May 2022 LEGO News Roundup
This month we see exciting developments from an inclusive perspective, disappointing changes to building instructions, and some interesting new sets. Check it out!
The month of May has been packed with great LEGO content from around the web, not to mention two reviews right here at Brick Architect that I hope you enjoy. There are also a lot of interesting sets that are coming out on June 1 (and an exclusive book for serious collectors). Unfortunately, several of the sets (including the Great Pyramid of Giza) aren’t available in North America until August, which will surely dissapoint a lot of readers.
I also wanted to call out a troubling development that The LEGO Group announced this month. “As we are gradually replacing single-use plastic bags with paper-based bags in our boxes, other in-box materials such as the cover of Building Instructions have also been re-designed for a visually consistent unboxing experience.” —The LEGO Group
When they say consistent, it looks like they are aiming to be consistently mediocre. I believe that the building experience is enhanced by well-designed instructions that reinforce the theme or IP partner. For an even more strongly worded response to this statement, check out Richard’s biting critique at Rambling Brick. (He closes by asking if he is just being an “old fuddy duddy”, but I agree with him… building instructions should enhance the building experience!)
New at Brick Architect
- Review: #21058 Great Pyramid of Giza
Can a LEGO set based on an undecorated pyramidal shape earn the Architecture label? Possibly — especially when placed into the context of the era when it was built.
- Review: #71741 Ninjago City Gardens
The third installment in the popular Ninjago City series follows in the footsteps of one of the greatest LEGO sets of all time — can it compare, and should you pick it up before it retires?
MOC of the Month
I don’t know if I will keep this up or not, but I absolutely loved the following model which is based on the cutest minfig from the most recent CMF series and wanted to share it with you!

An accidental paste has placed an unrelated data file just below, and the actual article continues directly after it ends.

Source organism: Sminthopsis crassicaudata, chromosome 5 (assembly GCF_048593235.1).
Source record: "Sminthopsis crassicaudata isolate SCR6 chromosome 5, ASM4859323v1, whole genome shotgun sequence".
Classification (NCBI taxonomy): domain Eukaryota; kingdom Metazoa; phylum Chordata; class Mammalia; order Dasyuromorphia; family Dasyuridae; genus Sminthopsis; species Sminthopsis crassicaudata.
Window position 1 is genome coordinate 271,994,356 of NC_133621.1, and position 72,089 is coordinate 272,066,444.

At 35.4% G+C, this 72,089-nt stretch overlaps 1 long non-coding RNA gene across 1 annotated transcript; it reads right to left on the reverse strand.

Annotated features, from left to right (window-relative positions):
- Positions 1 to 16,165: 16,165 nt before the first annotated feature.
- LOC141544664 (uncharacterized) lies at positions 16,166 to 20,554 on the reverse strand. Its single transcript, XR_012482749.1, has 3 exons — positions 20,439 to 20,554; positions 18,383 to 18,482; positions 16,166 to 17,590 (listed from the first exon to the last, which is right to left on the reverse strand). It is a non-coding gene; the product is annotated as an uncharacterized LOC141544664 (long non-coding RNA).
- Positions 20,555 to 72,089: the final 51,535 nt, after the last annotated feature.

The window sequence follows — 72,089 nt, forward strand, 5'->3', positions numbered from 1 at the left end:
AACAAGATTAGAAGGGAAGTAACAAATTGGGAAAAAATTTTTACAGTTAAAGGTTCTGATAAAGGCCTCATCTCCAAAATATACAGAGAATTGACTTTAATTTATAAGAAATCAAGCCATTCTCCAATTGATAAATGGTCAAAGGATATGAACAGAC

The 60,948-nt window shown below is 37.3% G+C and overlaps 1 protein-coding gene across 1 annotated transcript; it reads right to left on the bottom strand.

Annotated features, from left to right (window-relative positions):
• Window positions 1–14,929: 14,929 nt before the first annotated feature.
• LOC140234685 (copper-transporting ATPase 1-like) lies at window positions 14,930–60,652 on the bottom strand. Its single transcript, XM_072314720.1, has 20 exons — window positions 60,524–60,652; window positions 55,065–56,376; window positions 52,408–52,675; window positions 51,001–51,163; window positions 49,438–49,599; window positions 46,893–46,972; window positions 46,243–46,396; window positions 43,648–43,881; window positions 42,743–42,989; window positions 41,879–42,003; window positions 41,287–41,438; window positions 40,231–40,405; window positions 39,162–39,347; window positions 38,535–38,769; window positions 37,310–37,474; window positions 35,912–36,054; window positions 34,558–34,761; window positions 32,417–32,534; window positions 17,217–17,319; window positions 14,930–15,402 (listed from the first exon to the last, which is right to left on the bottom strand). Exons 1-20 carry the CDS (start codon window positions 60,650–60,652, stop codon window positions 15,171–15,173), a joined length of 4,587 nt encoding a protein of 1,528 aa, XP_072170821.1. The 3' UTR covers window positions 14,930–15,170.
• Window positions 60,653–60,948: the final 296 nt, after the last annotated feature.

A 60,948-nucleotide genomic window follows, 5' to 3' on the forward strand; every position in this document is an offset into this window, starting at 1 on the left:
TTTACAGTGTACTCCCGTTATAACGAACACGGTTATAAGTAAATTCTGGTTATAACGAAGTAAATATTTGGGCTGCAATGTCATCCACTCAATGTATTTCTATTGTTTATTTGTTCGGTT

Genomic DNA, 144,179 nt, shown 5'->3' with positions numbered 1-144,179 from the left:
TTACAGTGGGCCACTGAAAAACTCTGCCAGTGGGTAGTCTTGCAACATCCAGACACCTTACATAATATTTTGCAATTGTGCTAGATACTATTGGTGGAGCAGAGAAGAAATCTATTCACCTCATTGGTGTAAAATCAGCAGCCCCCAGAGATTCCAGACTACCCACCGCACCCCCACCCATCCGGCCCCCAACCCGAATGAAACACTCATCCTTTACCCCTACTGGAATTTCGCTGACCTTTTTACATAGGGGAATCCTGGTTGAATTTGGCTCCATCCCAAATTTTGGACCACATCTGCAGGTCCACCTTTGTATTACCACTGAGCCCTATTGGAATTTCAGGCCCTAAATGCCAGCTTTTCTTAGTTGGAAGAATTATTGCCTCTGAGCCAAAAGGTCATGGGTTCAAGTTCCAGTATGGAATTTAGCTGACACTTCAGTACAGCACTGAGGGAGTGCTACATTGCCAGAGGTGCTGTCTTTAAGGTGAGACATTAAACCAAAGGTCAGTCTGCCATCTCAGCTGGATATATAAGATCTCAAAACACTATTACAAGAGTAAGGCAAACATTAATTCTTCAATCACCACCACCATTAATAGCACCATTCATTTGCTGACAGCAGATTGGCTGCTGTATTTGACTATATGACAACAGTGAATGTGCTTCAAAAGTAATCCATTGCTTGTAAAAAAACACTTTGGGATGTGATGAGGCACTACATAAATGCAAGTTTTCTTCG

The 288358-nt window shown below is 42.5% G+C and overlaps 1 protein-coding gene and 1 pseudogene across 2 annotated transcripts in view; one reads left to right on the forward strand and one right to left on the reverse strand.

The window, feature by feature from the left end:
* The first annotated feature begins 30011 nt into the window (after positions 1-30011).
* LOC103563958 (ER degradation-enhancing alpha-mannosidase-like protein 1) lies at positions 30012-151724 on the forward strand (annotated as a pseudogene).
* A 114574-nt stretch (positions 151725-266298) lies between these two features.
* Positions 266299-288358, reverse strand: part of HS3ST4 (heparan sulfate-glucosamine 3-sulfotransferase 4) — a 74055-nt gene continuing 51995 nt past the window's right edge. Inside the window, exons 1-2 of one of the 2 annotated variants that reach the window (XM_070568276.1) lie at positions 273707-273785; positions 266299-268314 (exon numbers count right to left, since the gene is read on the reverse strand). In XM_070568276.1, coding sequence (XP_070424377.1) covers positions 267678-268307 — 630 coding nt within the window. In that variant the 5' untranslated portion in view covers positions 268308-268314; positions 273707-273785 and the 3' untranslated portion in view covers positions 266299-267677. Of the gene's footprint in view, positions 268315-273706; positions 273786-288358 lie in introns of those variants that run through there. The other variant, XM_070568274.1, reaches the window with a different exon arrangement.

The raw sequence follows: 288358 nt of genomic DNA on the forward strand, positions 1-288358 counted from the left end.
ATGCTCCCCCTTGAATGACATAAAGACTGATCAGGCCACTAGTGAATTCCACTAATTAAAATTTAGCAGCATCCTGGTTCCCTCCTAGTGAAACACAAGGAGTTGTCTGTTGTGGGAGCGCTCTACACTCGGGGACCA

- June 18, 2022 – LEGO® Con 2022
Advertised as “Bigger, better, brickier!” — This year’s LEGO Con is aimed squarely at kids and families. That said, there are a few sections which may be of interest to AFOLs: a session on creativity with Pixar’s Angus Maclane, a LIVE LEGO Masters challenge, and a collaborative Minecraft build.
Free online event at LEGO.com
Exciting new sets for AFOLs
There are some interesting sets coming out in June — although you may be very dissappointed if you live in North America…
- #42143 Ferrari Daytona SP3
This is the fourth in the series of 1:8 scale LEGO Technic Supercars. (I really enjoyed building the Bugatti Chiron a few years ago.)
3778 pieces, $400, available June 1 at LEGO.com
- Book: Ferrari Daytona SP3 The Sense of Perfection
This wildly overpriced book is a limited run of just 5,000 copies. I’m going to try and purchase a copy for the rare behind-the-scenes look at designing new parts and designing building instructions for an iconic AFOL-oriented set. (More info at brickset.com)
$80, available June 1 at LEGO.com
- #21058 Great Pyramid of Giza
If you don’t live in North America, you can pick up the Great Pyramid of Giza in June. (Link to our in-depth review above…)
1476 pieces, $130, available globally on June 1 (August 1 in North America) at LEGO.com
- #31206 Rolling Stones (LEGO Art)
Here’s your chance to build the iconic tongue logo using LEGO Bricks. Be prepared to actually mount it on the wall, since it doesn’t lean up very easily. The best review is at Brothers Brick; parts overview at New Elementary.
1998 pieces, $150, available globally on June 1 (August 1 in North America) at LEGO.com
- #60346 Barn & Farm Animals
I rarely highlight sets aged 4+ in my roundup, but this one is getting a lot of attention for the removeable sheep fleece, and range of new animal moulds. Jay’s review of the set offers a ton of great photos of the new animal moulds. (The North America pricing for this set is especially bad.)
230 pieces, $70, available June 1 at LEGO.com
- #21333 Vincent van Gogh – The Starry Night (LEGO Ideas)
This is why LEGO Ideas was created; who would have thought to re-create a famous impressionist painting using LEGO. Based on reviews at Jay’s Brick Blog and others, the set is a triumph!
2316 pieces, $170, available June 1 at LEGO.com (early availability for VIP).
- #10302 Optimus Prime